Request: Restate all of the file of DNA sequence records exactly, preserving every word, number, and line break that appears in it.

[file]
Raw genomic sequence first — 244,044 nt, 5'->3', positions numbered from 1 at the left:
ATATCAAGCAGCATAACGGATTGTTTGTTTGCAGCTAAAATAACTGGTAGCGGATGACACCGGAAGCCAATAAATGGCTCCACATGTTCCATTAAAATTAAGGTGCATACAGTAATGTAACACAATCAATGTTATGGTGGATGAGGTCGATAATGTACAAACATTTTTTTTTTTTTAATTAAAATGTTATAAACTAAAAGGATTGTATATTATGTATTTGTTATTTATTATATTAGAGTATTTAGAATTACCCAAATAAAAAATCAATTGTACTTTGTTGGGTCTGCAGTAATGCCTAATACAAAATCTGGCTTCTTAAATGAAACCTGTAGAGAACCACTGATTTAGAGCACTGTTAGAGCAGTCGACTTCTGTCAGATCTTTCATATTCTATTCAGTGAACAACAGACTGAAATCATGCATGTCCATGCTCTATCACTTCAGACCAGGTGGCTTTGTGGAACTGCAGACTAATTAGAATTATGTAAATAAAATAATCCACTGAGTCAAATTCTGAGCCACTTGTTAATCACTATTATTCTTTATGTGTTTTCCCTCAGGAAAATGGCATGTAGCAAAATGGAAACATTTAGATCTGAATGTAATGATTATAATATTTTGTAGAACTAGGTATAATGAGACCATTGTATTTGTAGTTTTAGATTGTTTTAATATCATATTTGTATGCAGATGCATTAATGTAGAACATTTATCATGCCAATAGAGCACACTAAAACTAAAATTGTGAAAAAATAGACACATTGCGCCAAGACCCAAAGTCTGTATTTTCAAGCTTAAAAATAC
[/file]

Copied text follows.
Raw genomic sequence first — 244,044 nt, 5'->3', positions numbered from 1 at the left:
ATATCAAGCAGCATAACGGATTGTTTGTTTGCAGCTAAAATAACTGGTAGCGGATGACACCGGAAGCCAATAAATGGCTCCACATGTTCCATTAAAATTAAGGTGCATACAGTAATGTAACACAATCAATGTTATGGTGGATGAGGTCGATAATGTACAAACATTTTTTTTTTTTTAATTAAAATGTTATAAACTAAAAGGATTGTATATTATGTATTTGTTATTTATTATATTAGAGTATTTAGAATTACCCAAATAAAAAATCAATTGTACTTTGTTGGGTCTGCAGTAATGCCTAATACAAAATCTGGCTTCTTAAATGAAACCTGTAGAGAACCACTGATTTAGAGCACTGTTAGAGCAGTCGACTTCTGTCAGATCTTTCATATTCTATTCAGTGAACAACAGACTGAAATCATGCATGTCCATGCTCTATCACTTCAGACCAGGTGGCTTTGTGGAACTGCAGACTAATTAGAATTATGTAAATAAAATAATCCACTGAGTCAAATTCTGAGCCACTTGTTAATCACTATTATTCTTTATGTGTTTTCCCTCAGGAAAATGGCATGTAGCAAAATGGAAACATTTAGATCTGAATGTAATGATTATAATATTTTGTAGAACTAGGTATAATGAGACCATTGTATTTGTAGTTTTAGATTGTTTTAATATCATATTTGTATGCAGATGCATTAATGTAGAACATTTATCATGCCAATAGAGCACACTAAAACTAAAATTGTGAAAAAATAGACACATTGCGCCAAGACCCAAAGTCTGTATTTTCAAGCTTAAAAATAC